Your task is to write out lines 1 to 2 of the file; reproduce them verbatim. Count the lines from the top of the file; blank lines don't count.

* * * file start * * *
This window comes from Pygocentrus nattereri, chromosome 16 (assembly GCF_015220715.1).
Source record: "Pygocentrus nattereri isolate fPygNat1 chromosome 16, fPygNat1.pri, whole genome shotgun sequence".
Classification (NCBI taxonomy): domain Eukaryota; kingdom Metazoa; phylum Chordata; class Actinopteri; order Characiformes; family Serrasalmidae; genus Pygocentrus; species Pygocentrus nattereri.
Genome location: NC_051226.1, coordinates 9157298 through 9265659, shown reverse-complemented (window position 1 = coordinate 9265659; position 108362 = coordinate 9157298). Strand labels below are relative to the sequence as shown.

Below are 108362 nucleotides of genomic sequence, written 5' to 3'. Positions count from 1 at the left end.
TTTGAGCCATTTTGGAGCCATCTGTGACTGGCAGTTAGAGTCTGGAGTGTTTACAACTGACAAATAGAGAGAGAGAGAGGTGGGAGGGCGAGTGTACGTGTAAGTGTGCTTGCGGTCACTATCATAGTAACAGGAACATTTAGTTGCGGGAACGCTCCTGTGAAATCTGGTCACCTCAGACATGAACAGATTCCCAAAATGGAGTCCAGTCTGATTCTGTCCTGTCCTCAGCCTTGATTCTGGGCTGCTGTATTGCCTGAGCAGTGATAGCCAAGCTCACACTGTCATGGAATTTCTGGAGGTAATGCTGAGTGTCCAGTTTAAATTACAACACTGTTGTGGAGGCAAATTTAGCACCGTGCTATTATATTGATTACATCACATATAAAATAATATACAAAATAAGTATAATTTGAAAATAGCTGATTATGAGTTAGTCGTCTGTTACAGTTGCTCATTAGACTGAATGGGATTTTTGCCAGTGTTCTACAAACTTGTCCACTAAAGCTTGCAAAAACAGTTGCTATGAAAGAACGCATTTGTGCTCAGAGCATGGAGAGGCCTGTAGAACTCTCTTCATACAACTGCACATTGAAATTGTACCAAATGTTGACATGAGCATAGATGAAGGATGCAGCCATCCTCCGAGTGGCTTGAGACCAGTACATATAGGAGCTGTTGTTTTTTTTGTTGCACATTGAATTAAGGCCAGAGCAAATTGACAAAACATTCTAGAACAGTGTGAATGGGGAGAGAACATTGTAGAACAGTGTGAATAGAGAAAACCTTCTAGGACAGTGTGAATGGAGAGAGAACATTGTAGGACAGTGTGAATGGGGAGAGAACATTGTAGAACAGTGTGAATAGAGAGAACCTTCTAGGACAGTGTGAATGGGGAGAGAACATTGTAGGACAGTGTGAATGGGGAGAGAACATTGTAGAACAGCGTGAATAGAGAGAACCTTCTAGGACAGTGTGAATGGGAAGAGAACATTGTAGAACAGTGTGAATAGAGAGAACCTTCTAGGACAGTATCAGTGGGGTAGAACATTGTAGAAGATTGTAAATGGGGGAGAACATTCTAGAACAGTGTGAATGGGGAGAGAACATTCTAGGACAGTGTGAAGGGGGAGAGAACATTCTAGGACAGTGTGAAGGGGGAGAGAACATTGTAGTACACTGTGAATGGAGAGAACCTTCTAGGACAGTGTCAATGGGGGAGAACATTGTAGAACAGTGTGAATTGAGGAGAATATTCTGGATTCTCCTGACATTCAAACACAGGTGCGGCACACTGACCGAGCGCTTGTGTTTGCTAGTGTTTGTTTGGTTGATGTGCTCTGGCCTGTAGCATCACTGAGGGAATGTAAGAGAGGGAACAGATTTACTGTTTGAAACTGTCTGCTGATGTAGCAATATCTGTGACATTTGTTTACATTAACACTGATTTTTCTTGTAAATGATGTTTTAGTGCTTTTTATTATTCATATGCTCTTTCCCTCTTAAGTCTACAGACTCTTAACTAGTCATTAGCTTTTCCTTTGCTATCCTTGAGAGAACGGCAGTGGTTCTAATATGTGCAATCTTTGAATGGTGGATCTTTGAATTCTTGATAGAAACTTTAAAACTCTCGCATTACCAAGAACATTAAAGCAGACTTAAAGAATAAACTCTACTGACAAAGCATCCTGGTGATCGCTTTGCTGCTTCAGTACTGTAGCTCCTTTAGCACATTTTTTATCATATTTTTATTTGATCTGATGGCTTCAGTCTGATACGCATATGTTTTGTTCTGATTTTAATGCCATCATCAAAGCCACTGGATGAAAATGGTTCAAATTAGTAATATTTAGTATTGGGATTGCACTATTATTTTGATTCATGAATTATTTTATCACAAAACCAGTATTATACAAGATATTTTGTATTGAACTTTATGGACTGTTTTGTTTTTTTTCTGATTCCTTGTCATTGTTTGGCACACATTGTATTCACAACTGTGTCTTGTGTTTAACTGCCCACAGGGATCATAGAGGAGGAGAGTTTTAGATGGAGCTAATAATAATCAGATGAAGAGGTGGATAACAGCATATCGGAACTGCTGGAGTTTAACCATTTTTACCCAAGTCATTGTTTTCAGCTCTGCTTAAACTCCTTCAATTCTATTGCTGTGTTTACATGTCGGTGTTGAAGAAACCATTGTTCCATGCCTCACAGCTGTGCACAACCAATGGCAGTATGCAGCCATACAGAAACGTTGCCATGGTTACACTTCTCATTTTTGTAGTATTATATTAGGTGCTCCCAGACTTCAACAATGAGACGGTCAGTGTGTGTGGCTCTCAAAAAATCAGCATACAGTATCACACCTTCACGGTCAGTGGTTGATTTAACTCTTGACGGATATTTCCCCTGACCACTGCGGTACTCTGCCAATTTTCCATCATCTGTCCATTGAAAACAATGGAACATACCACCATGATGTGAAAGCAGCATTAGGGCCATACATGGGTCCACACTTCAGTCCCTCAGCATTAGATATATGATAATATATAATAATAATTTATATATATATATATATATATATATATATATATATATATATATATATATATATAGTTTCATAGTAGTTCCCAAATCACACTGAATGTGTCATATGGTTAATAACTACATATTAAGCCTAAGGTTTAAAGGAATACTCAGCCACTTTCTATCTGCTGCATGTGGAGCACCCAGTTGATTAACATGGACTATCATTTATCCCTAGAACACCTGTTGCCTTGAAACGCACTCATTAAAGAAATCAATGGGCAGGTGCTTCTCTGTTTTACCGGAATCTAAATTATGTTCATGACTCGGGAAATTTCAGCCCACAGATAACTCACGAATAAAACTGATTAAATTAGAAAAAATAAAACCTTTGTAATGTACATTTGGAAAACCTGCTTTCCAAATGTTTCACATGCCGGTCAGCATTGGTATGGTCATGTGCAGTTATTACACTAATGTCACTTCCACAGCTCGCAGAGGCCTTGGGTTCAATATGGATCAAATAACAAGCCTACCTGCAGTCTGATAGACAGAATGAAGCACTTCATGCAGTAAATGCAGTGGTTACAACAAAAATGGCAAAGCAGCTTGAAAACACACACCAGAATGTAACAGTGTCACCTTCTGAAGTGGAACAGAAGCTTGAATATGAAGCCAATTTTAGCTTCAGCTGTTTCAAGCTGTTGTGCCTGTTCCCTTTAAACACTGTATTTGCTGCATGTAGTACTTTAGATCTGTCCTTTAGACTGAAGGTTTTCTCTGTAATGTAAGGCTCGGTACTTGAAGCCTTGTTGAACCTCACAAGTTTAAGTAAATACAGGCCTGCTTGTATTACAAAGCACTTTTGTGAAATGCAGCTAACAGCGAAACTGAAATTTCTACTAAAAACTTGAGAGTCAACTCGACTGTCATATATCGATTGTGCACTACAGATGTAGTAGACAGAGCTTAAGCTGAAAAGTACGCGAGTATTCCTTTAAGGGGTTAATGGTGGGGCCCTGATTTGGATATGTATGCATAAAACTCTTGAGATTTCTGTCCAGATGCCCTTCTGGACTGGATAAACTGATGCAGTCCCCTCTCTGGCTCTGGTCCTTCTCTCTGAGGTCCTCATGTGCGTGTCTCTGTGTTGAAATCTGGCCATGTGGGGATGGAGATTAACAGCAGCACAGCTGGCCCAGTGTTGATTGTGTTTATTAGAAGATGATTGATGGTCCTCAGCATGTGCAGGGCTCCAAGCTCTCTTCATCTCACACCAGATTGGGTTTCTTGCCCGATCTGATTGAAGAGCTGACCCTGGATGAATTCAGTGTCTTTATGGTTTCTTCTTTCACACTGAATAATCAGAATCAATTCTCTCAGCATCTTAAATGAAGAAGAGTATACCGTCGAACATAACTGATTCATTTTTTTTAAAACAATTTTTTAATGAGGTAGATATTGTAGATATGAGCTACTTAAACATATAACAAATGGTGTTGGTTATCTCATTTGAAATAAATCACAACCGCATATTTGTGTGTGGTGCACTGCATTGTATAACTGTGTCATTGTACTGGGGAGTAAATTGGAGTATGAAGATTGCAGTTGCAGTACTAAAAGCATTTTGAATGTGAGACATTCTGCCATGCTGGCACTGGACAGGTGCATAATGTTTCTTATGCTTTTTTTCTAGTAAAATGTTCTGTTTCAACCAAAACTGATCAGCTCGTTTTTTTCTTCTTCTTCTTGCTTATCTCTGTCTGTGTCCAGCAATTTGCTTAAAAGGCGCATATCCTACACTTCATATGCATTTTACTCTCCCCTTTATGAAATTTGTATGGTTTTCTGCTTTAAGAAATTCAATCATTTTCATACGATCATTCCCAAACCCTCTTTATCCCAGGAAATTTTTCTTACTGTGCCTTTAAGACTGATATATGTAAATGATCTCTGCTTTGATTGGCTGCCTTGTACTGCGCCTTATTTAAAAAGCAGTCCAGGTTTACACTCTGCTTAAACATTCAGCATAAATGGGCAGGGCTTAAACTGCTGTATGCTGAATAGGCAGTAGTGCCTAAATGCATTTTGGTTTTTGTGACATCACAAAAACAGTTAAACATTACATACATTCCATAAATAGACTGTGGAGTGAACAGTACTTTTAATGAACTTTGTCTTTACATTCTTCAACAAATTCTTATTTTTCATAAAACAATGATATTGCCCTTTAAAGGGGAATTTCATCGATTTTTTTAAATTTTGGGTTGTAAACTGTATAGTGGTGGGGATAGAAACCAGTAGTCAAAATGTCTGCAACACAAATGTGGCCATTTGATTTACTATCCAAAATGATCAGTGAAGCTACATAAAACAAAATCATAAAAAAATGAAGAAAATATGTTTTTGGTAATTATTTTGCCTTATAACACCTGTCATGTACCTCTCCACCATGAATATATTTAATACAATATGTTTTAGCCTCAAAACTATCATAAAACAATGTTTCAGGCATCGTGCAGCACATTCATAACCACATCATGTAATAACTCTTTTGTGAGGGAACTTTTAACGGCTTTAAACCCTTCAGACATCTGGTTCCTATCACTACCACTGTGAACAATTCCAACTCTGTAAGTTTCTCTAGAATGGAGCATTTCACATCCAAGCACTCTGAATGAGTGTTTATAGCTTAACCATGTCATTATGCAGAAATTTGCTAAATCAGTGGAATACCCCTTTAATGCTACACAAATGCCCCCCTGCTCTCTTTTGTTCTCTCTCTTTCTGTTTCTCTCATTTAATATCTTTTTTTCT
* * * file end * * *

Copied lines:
This window comes from Pygocentrus nattereri, chromosome 16 (assembly GCF_015220715.1).
Source record: "Pygocentrus nattereri isolate fPygNat1 chromosome 16, fPygNat1.pri, whole genome shotgun sequence".